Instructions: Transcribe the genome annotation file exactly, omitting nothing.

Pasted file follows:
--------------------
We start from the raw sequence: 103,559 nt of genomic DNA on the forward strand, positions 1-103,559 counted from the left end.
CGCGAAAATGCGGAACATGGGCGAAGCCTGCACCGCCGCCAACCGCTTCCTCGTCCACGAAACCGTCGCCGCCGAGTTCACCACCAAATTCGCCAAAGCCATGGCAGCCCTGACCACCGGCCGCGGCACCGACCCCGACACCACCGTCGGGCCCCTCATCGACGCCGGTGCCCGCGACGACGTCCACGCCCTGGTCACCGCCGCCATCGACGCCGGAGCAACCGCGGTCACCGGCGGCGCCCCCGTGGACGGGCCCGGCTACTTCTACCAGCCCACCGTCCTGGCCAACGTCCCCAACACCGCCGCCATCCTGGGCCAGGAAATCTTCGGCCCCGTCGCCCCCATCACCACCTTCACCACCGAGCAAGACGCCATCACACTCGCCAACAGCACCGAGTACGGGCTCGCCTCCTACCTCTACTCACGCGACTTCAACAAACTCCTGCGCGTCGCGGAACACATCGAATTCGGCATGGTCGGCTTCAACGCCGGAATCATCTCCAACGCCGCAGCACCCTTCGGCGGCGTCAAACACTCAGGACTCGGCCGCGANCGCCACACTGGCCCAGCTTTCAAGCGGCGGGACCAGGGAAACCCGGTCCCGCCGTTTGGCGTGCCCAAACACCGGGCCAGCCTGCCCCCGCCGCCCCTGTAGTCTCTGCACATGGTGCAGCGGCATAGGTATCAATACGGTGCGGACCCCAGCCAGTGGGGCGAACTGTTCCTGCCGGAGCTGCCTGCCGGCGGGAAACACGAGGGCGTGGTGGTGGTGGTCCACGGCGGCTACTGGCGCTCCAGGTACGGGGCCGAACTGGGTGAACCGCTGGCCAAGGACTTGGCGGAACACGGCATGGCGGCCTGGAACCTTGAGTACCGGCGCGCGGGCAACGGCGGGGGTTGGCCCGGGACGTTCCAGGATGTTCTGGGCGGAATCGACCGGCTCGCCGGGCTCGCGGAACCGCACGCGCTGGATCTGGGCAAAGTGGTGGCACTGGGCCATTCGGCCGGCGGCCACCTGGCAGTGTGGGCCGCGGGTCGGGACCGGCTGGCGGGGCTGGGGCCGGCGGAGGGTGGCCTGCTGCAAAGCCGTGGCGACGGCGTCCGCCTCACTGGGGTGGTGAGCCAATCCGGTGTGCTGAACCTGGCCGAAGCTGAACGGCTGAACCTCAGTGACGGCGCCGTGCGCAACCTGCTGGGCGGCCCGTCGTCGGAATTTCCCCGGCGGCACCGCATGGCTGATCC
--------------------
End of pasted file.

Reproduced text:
We start from the raw sequence: 103,559 nt of genomic DNA on the forward strand, positions 1-103,559 counted from the left end.
CGCGAAAATGCGGAACATGGGCGAAGCCTGCACCGCCGCCAACCGCTTCCTCGTCCACGAAACCGTCGCCGCCGAGTTCACCACCAAATTCGCCAAAGCCATGGCAGCCCTGACCACCGGCCGCGGCACCGACCCCGACACCACCGTCGGGCCCCTCATCGACGCCGGTGCCCGCGACGACGTCCACGCCCTGGTCACCGCCGCCATCGACGCCGGAGCAACCGCGGTCACCGGCGGCGCCCCCGTGGACGGGCCCGGCTACTTCTACCAGCCCACCGTCCTGGCCAACGTCCCCAACACCGCCGCCATCCTGGGCCAGGAAATCTTCGGCCCCGTCGCCCCCATCACCACCTTCACCACCGAGCAAGACGCCATCACACTCGCCAACAGCACCGAGTACGGGCTCGCCTCCTACCTCTACTCACGCGACTTCAACAAACTCCTGCGCGTCGCGGAACACATCGAATTCGGCATGGTCGGCTTCAACGCCGGAATCATCTCCAACGCCGCAGCACCCTTCGGCGGCGTCAAACACTCAGGACTCGGCCGCGANCGCCACACTGGCCCAGCTTTCAAGCGGCGGGACCAGGGAAACCCGGTCCCGCCGTTTGGCGTGCCCAAACACCGGGCCAGCCTGCCCCCGCCGCCCCTGTAGTCTCTGCACATGGTGCAGCGGCATAGGTATCAATACGGTGCGGACCCCAGCCAGTGGGGCGAACTGTTCCTGCCGGAGCTGCCTGCCGGCGGGAAACACGAGGGCGTGGTGGTGGTGGTCCACGGCGGCTACTGGCGCTCCAGGTACGGGGCCGAACTGGGTGAACCGCTGGCCAAGGACTTGGCGGAACACGGCATGGCGGCCTGGAACCTTGAGTACCGGCGCGCGGGCAACGGCGGGGGTTGGCCCGGGACGTTCCAGGATGTTCTGGGCGGAATCGACCGGCTCGCCGGGCTCGCGGAACCGCACGCGCTGGATCTGGGCAAAGTGGTGGCACTGGGCCATTCGGCCGGCGGCCACCTGGCAGTGTGGGCCGCGGGTCGGGACCGGCTGGCGGGGCTGGGGCCGGCGGAGGGTGGCCTGCTGCAAAGCCGTGGCGACGGCGTCCGCCTCACTGGGGTGGTGAGCCAATCCGGTGTGCTGAACCTGGCCGAAGCTGAACGGCTGAACCTCAGTGACGGCGCCGTGCGCAACCTGCTGGGCGGCCCGTCGTCGGAATTTCCCCGGCGGCACCGCATGGCTGATCC